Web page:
1927 Königsberg, Germany (Now Kaliningrad, Russia)
Königsberg, Germany (Now Kaliningrad, Russia
Eva Ruth Lepehne was born in Konigsberg, East Prussia, Germany.
1930-1937: Eva’s family lived above her father’s pharmacy. Eva was taunted at school. After her first school year, she was kicked out for being Jewish. Following that, she attended school in the basement of her synagogue.
Eva's father was forced out of business and she traveled with her family travel to Genova, Italy. Her brother Wolfgang and her grandmother stayed in Germany. Eva’s parents started a bakery and Eva attended a Jewish Children’s school.
Later Wolfgang was sent in a Kindertransport to England; Eva's grandmother died in the Theresienstadt concentration camp
After Eva’s mother died (Eva was 13 years old), Italy allied with the Nazis and was no longer safe. Eva’s father was arrested in a raid, but he was released under the condition they leave the country within two weeks. Her father fled to France illegally and Eva was left with Dr. and Mrs. Kleiman. Soon she received word that her father had been captured, and that he had died on a transport train.
September 1: World War II began. Dr. Kleiman was sent to a camp, while his wife and Eva were sent to a different one: Potenza. They were reunited when the Italian government allowed Dr. Kleiman to join his pregnant wife.
1940-1941: Poor sanitation coupled with hard living made life tough for Eva, but the Italians were very friendly.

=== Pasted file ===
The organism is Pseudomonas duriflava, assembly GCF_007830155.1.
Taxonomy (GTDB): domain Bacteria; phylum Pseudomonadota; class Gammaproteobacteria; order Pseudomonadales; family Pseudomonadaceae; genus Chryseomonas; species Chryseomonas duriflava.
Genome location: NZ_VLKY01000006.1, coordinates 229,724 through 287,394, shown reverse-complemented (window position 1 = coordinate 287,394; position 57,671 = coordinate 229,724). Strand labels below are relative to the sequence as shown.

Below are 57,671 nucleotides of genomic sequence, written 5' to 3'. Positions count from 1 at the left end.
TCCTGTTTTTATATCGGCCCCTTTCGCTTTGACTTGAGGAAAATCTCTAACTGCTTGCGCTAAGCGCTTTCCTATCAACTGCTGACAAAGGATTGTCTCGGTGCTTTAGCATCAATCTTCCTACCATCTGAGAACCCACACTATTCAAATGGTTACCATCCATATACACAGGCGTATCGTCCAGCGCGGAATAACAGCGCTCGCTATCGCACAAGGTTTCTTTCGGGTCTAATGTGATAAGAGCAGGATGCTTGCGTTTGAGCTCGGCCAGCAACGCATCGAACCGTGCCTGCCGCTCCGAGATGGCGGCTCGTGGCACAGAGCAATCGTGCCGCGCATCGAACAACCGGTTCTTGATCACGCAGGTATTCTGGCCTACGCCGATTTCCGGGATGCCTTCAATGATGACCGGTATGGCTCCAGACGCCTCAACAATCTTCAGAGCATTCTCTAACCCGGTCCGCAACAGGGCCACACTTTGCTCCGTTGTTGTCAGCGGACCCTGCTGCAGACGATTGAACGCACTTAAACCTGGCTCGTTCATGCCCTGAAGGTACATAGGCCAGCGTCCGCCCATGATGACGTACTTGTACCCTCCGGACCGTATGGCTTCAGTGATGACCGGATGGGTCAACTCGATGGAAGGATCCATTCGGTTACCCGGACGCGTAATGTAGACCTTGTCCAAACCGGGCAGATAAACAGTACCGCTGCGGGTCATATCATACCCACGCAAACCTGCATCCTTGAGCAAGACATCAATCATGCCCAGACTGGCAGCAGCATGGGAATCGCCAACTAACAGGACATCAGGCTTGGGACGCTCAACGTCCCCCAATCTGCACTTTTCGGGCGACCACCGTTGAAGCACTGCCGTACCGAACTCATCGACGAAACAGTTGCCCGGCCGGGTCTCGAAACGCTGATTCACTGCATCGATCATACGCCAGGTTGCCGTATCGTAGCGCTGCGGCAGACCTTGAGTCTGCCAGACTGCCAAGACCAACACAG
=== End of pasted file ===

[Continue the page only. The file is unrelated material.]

Italy was defeated in North Africa and Sicily; Germany sent troops to Italy to maintain the front. Eva turned 16. She lived in constant terror of the German soldiers.
1943-1945: Allied forces invaded southern Italy and liberated Eva and other Jews, but lack of supplies did not improve living conditions. Eva almost went to Israel but instead applied to enter the United States under the provision granted by President Roosevelt, granting entry for 1,000 refugees from Italy. Roosevelt allowed 982 refugees to leave occupied Italy and Eva was among the group. The Kleimans were not granted entry into the U.S., so Eva traveled alone to the United States via Naples, and the Army transport Henry Gibbons. She was placed in an internment camp at Fort Ontario. While in the camp, Eva (now age 17) was placed in the sixth grade due to the fact that she couldn’t speak English. However, she met friends and her situation improved. When Eva’s relatives came to visit, she was so scared that she didn’t speak to them. Eva spent the remainder of the war at Fort Ontario. After the war, the refugees were supposed to return to their home countries. Fortunately, they were allowed to enter the country legally.
When the war ended, Eva went to live with her maternal grandmother in Rochester, N.Y.
In December, with help from two uncles, Eva trained to become a nurse. She worked in the County Hospital. At age 21, Eva was finally independent.
Eva met her husband, Eric Rosenfeld, at the Jewish Community Center.
Eva and Eric were married. Three of their four children were born in Rochester; one was born in Nashville, TN, after Eric was transferred to work in the printing business.
Eva had shut out the trauma of her youth until Ruth Gruber, the woman who had taken care of Eva’s group while traveling from Italy, came to Nashville to speak. Ruth learned that Eva was in Nashville and sought her out. Eva had no recollection of Ruth, but Ruth remembered Eva. This visit opened Eva to the idea of sharing her experience with others.
Eva and her husband Eric began speaking for the Tennessee Holocaust Commission, sharing their story with people all across Tennessee and beyond the border.
Eva Rosenfeld currently resides in Memphis, Tennessee.